It is easy to understand the basic reason this happened: specific procedural details do not have general effects on outcomes. Sometimes they work one way, and sometimes they work the other. It was initially thought that the Democrats had the electoral college advantage this time around, with Clinton only needing one or two big states to clinch it. And that could very well have been the case; votes could have been distributed slightly differently to achieve the inverse outcome. But in neither case does the process confer any sort of legitimacy on the results. There is no connection between moral or even factual correctness and political victory. The actual outcome of this election was a draw; Trump essentially won on a coin flip. (The fact that this is the second time in living memory that this has happened and the final results favored the Republicans both times is potentially suspicious.)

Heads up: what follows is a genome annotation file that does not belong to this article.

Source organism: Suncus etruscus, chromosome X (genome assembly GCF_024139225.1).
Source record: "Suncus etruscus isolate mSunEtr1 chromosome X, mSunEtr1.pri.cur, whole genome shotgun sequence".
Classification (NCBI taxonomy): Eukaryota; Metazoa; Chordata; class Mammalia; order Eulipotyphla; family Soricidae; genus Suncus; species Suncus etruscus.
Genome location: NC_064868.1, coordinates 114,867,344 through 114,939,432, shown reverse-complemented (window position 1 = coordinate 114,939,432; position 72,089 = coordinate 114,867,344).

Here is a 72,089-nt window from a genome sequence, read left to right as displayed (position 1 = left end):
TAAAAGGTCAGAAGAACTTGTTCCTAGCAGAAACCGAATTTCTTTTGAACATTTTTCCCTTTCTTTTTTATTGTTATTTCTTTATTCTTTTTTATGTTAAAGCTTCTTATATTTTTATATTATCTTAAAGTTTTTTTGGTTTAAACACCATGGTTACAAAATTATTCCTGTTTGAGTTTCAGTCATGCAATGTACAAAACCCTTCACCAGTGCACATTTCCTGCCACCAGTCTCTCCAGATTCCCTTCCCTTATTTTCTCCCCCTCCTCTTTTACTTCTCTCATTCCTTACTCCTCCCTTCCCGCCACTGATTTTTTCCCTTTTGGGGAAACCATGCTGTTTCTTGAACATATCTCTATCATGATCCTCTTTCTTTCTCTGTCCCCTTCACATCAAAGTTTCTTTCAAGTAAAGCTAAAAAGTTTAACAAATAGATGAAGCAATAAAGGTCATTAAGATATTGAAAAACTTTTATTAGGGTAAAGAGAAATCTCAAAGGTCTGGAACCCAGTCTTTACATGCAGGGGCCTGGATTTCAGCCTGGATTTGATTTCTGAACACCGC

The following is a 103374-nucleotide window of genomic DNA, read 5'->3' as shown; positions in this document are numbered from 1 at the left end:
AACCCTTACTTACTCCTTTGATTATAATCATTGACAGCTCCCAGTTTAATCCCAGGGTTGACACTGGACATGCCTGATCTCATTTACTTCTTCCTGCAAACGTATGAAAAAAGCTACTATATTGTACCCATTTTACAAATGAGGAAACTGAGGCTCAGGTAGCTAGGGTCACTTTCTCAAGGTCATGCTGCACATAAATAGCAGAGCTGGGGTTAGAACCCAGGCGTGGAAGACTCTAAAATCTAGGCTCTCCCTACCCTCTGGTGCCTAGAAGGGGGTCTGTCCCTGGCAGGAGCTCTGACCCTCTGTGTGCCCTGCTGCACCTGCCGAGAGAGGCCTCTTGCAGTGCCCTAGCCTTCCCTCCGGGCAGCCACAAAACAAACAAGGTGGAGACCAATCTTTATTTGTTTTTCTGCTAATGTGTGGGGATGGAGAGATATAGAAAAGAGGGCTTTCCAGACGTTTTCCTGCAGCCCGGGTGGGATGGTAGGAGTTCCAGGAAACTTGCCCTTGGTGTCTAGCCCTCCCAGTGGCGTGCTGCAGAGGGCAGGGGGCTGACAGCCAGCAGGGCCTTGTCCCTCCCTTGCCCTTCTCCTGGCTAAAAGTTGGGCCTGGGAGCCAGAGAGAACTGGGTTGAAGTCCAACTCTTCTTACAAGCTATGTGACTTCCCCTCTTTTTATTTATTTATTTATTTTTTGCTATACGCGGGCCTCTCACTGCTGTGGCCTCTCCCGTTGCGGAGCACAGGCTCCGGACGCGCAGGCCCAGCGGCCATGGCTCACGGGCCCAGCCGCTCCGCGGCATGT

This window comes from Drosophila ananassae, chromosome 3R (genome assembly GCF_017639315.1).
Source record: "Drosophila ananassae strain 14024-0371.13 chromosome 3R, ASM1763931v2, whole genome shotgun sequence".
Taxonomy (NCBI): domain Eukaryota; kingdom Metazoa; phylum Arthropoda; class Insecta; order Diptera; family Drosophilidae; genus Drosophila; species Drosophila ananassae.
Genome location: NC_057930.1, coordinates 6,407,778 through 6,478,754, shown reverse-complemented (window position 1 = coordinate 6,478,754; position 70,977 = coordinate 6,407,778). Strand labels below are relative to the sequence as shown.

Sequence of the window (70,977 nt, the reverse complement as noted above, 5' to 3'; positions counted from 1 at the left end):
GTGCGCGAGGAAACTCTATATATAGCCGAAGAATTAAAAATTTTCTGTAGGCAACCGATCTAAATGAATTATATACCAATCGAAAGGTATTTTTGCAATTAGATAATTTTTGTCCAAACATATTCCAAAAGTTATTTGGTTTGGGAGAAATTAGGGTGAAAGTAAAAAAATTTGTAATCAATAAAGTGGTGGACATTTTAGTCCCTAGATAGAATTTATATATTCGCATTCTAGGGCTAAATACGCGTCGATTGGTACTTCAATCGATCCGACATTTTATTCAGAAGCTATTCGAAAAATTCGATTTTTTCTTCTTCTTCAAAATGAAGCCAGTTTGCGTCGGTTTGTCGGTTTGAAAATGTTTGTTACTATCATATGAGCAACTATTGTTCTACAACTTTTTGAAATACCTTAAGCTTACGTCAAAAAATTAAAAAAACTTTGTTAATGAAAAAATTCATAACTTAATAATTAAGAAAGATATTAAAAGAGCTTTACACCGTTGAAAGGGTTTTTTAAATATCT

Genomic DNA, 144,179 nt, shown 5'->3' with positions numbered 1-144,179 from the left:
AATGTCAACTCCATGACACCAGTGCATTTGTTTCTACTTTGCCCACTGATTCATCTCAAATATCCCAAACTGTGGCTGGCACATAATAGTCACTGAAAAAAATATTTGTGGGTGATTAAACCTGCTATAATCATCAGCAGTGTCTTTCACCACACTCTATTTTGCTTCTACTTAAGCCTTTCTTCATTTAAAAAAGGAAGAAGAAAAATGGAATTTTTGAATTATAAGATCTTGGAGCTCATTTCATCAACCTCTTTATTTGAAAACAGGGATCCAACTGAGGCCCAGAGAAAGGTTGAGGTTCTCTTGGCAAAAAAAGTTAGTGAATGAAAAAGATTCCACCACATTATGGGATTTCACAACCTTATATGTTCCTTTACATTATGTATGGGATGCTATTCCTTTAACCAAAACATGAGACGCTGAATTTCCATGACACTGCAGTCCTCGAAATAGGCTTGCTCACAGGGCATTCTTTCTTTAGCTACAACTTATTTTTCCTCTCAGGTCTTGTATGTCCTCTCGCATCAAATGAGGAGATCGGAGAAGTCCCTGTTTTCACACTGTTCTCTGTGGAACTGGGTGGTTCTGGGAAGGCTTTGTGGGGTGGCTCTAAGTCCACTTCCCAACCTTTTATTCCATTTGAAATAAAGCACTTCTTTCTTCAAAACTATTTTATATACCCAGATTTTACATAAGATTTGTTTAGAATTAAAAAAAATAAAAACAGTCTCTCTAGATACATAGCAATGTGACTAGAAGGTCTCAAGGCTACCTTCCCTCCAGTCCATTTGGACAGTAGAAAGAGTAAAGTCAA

So not only is there no point in defending the specifics of one particular process, the opposite is true: what we must fight for is dynamism, the ability to change the process as needed. All those people talking about how important it is to respect the process in tumultuous times are worse than wrong; they aren’t even part of the relevant conversation. They’re completely out to lunch, filling out checklists as the world burns.

(Oh, by the way, a Trump presidency guarantees that the U.S. will not respond to global warming in anything approaching an adequate manner. That probably wasn’t going to happen anyway, but now we can all rest assured that we’re definitely going to burn to death. We are past the critical point of action, so the destruction of the planet is now a certainty.)

  • America is not one country